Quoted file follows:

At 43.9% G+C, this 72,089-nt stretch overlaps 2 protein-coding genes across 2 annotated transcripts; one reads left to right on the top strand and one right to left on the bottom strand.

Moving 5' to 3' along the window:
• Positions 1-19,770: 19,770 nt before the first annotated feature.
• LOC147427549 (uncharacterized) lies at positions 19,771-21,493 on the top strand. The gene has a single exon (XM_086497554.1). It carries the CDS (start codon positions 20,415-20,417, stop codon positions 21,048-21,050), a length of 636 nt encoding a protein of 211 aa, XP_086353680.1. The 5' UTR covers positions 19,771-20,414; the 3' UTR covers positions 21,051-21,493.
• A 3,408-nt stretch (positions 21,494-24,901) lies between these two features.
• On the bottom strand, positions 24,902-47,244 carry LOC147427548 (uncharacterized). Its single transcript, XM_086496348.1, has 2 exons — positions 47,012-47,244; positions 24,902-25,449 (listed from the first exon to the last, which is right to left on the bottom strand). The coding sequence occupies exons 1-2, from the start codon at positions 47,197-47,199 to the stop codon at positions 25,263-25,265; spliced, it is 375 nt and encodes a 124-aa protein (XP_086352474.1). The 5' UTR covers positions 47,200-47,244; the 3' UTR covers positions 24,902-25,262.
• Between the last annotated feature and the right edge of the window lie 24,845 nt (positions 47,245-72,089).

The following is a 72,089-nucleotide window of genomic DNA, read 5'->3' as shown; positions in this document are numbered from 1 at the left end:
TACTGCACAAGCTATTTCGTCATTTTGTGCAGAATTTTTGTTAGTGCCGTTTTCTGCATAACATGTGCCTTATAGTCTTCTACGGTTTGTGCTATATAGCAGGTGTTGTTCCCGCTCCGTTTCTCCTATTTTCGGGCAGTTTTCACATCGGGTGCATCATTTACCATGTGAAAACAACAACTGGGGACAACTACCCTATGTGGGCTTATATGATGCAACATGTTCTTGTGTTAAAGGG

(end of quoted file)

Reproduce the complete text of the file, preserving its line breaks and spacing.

At 43.9% G+C, this 72,089-nt stretch overlaps 2 protein-coding genes across 2 annotated transcripts; one reads left to right on the top strand and one right to left on the bottom strand.

Moving 5' to 3' along the window:
• Positions 1-19,770: 19,770 nt before the first annotated feature.
• LOC147427549 (uncharacterized) lies at positions 19,771-21,493 on the top strand. The gene has a single exon (XM_086497554.1). It carries the CDS (start codon positions 20,415-20,417, stop codon positions 21,048-21,050), a length of 636 nt encoding a protein of 211 aa, XP_086353680.1. The 5' UTR covers positions 19,771-20,414; the 3' UTR covers positions 21,051-21,493.
• A 3,408-nt stretch (positions 21,494-24,901) lies between these two features.
• On the bottom strand, positions 24,902-47,244 carry LOC147427548 (uncharacterized). Its single transcript, XM_086496348.1, has 2 exons — positions 47,012-47,244; positions 24,902-25,449 (listed from the first exon to the last, which is right to left on the bottom strand). The coding sequence occupies exons 1-2, from the start codon at positions 47,197-47,199 to the stop codon at positions 25,263-25,265; spliced, it is 375 nt and encodes a 124-aa protein (XP_086352474.1). The 5' UTR covers positions 47,200-47,244; the 3' UTR covers positions 24,902-25,262.
• Between the last annotated feature and the right edge of the window lie 24,845 nt (positions 47,245-72,089).

The following is a 72,089-nucleotide window of genomic DNA, read 5'->3' as shown; positions in this document are numbered from 1 at the left end:
TACTGCACAAGCTATTTCGTCATTTTGTGCAGAATTTTTGTTAGTGCCGTTTTCTGCATAACATGTGCCTTATAGTCTTCTACGGTTTGTGCTATATAGCAGGTGTTGTTCCCGCTCCGTTTCTCCTATTTTCGGGCAGTTTTCACATCGGGTGCATCATTTACCATGTGAAAACAACAACTGGGGACAACTACCCTATGTGGGCTTATATGATGCAACATGTTCTTGTGTTAAAGGG